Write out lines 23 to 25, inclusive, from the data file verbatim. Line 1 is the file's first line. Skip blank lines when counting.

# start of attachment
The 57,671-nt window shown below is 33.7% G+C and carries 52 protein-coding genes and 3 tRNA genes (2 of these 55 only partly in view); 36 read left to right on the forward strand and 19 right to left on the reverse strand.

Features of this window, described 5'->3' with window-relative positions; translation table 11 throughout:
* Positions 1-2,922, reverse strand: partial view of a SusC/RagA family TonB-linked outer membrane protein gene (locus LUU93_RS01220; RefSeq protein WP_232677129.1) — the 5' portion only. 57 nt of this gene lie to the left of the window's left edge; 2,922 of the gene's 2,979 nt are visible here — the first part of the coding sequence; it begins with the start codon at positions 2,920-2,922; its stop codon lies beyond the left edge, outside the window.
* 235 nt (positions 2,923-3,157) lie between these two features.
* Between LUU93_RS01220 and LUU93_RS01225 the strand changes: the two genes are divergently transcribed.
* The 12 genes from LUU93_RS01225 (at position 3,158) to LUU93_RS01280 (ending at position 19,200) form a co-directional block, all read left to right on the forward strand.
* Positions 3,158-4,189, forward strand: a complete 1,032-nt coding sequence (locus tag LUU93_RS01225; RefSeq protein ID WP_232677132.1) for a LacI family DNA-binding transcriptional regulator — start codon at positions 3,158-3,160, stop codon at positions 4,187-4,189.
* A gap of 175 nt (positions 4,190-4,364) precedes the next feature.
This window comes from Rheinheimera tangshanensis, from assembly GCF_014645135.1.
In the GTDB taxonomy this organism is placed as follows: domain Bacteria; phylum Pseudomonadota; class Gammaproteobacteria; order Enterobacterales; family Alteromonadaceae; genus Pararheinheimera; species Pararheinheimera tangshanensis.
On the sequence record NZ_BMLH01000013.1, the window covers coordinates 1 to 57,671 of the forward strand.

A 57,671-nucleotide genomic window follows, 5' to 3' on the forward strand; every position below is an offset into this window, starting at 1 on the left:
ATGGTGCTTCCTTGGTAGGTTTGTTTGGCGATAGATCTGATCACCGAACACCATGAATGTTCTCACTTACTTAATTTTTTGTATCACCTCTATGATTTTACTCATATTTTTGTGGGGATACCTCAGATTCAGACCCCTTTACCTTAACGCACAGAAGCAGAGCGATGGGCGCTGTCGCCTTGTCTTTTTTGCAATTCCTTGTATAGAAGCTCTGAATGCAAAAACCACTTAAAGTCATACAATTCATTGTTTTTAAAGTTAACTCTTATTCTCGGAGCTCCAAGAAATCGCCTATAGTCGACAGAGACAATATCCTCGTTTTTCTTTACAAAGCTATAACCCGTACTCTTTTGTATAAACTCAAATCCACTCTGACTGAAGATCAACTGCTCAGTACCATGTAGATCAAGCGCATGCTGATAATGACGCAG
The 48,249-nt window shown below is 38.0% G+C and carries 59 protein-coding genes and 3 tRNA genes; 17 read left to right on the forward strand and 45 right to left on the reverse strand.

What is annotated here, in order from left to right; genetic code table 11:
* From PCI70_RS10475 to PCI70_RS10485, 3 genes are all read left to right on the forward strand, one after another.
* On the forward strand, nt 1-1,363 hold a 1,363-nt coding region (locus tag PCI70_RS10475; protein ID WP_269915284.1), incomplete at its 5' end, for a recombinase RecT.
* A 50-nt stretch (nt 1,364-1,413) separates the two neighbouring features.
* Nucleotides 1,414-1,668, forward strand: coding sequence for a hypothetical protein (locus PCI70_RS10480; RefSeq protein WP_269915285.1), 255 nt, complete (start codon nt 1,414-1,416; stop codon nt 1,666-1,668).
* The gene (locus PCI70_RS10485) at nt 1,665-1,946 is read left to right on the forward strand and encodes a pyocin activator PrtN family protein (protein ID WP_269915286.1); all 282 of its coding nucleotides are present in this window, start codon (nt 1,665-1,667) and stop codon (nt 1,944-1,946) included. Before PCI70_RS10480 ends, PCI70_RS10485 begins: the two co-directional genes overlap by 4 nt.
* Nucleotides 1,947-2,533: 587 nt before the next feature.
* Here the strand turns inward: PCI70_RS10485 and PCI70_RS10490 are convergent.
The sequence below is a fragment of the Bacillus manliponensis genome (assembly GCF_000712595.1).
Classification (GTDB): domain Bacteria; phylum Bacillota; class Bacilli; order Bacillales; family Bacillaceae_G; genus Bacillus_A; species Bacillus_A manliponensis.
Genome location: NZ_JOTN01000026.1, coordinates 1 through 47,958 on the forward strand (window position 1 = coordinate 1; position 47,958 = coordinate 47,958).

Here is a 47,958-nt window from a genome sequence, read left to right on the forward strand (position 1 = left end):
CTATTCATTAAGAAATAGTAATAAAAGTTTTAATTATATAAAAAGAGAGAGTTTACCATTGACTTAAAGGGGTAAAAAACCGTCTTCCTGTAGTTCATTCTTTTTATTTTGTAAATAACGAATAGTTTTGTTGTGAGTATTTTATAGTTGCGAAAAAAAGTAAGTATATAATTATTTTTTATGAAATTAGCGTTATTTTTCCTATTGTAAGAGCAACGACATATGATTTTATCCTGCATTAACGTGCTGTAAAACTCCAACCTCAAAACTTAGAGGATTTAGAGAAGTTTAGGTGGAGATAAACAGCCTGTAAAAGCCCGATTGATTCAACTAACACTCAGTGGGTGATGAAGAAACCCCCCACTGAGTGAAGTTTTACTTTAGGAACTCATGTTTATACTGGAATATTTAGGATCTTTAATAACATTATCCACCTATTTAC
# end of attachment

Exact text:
The sequence below is a fragment of the Bacillus manliponensis genome (assembly GCF_000712595.1).
Classification (GTDB): domain Bacteria; phylum Bacillota; class Bacilli; order Bacillales; family Bacillaceae_G; genus Bacillus_A; species Bacillus_A manliponensis.
Genome location: NZ_JOTN01000026.1, coordinates 1 through 47,958 on the forward strand (window position 1 = coordinate 1; position 47,958 = coordinate 47,958).